Why I Prefer Keras and CNTK to PyTorch

There are many neural network code libraries. The two I like best are Microsoft CNTK and Google Keras (over TensorFlow). I am not a fan of PyTorch.

There’s nothing technically wrong with PyTorch and many of my colleagues use it as their neural network library of choice. But I find that PyTorch just doesn’t feel right for me. In the years before NN libraries, I coded neural networks from scratch many times, so I have a very good understanding of what goes on behind the scenes. But when I use PyTorch, the API doesn’t match my cognitive understanding of NNs. There’s a weird dissonance that, well, just doesn’t feel right to me.

When I use CNTK, I have a good idea of how the CNTK code maps to fundamental NN code operations. The same is true when I use Keras or even raw TensorFlow.

Now, none of this would matter except for one additional fact: the documentation for PyTorch is absolutely horrendous. Trying to find information about PyTorch is often an exercise in futility. If the PyTorch documentation was good, I’d be able to construct my mental mapping.

It will be interesting to see what happens over the next two years. Will just one or two NN libraries emerge as de facto standards? Or will there continue to be several libraries, all having significant usage in the ML developer community? I’m usually not shy about making guesses, but this is one question where I have no idea what will happen.

# iris_pytorch.py
# WORK IN PROGRESS
# DOES NOT WORK YET

import numpy as np
import torch
import torch.nn as nn
import torch.nn.functional as F
from torch.autograd import Variable
torch.manual_seed(1)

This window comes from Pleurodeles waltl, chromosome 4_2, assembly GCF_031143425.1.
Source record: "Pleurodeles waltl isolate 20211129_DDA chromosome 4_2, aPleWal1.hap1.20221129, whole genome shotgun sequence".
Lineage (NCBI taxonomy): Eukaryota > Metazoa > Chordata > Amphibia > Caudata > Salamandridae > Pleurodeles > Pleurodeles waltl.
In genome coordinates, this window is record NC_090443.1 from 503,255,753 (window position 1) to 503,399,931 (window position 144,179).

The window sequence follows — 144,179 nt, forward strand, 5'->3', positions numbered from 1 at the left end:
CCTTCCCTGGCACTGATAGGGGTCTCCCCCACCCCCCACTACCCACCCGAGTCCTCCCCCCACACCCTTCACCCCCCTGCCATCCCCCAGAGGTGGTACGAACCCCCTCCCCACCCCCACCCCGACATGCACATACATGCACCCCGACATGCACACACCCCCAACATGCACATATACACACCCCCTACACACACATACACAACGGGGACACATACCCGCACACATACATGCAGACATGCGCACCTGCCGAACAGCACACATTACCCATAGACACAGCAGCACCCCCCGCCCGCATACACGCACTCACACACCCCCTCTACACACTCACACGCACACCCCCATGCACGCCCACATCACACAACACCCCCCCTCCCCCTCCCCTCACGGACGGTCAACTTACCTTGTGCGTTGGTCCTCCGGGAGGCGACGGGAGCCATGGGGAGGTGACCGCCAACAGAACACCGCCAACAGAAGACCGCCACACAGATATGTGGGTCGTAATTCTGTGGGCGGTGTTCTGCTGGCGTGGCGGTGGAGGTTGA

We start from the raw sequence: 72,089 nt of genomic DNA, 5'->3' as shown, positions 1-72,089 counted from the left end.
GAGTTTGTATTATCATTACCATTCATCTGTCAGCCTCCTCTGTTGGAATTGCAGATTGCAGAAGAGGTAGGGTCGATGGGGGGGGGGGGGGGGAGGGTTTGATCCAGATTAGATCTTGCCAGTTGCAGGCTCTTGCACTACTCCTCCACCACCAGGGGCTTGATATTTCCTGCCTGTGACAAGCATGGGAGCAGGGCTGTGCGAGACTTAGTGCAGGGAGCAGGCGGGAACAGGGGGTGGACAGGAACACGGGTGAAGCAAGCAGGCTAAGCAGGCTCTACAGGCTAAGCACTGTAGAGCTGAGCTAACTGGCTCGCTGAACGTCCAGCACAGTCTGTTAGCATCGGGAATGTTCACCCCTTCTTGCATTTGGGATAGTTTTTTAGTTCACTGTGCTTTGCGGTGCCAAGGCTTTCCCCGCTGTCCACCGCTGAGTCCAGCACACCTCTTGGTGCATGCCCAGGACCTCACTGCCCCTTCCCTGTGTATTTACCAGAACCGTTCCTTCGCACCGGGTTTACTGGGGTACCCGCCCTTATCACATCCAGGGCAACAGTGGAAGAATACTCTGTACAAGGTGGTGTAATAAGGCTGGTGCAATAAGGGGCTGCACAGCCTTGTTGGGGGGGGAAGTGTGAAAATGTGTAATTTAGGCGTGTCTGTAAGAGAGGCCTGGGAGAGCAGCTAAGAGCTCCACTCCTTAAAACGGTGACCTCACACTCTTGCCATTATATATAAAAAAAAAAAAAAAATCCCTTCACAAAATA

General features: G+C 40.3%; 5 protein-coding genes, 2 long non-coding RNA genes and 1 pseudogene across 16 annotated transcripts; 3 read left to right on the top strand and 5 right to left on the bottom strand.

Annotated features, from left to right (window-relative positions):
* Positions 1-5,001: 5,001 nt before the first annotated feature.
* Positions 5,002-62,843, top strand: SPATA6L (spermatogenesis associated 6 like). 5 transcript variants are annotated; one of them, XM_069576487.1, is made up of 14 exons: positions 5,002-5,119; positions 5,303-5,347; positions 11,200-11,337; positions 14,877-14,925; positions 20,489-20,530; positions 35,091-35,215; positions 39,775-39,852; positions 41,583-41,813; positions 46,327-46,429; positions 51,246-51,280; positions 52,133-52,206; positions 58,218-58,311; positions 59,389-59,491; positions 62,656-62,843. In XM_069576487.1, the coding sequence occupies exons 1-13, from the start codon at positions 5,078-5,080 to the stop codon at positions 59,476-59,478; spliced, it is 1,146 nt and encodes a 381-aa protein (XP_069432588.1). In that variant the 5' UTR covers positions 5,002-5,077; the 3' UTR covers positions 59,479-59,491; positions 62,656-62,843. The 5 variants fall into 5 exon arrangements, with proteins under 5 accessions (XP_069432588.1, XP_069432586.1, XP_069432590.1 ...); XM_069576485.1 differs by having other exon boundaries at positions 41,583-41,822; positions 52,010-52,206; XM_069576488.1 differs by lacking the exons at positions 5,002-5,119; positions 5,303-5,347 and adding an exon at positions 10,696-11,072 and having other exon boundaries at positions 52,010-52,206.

input_dim = 4; hidden_dim = 5; output_dim = 3
lr = 0.01
max_epochs = 500

class Net(nn.Module):
  def __init__(self):
    super(Net, self).__init__()
    self.fc1 = nn.Linear(input_dim, hidden_dim)
    self.fc2 = nn.Linear(hidden_dim, output_dim)

  def forward(self, x):
    x = nn.functional.relu(self.fc1(x))
    x = self.fc2(x)
    return F.log_softmax(x, dim=1)
model = Net()

train_file = ".\\Data\\iris_train_data.txt"
test_file = ".\\Data\\iris_test_data.txt"
train_x = np.loadtxt(train_file, usecols=[0,1,2,3],
  delimiter=",", dtype=np.float32)
train_y = np.loadtxt(train_file, usecols=[4,5,6],
  delimiter=",", dtype=np.float32)

my_loss = nn.CrossEntropyLoss()
opt = torch.optim.SGD(model.parameters(), lr=lr)

# train
for batch_idx in range(max_epochs):
  # need to extract batches from train_x and train_y) here
  X = Variable(torch.Tensor(train_x).float())
  Y = Variable(torch.Tensor(train_y).long())

  opt.zero_grad()
  outpt = model(X)
  loss = my_loss(outpt, Y)  # errors out here . . .
  loss.backward()
  opt.step()

  if (batch_idx) % 100 == 0:
    print ('batch_idx [%d/%d] Loss: %.4f'%(batch_idx+1, \
max_epochs, loss.data[0]))

# evaluate
X = Variable(torch.Tensor(test_x).float())
Y = torch.Tensor(test_y).long()
outpt = model(X)
_, predicted = torch.max(outpt.data, 1)
print('Accuracy of the network %d %%' % \
(100 * torch.sum(Y==predicted) / 30))


“Preference Game”, David Gray.

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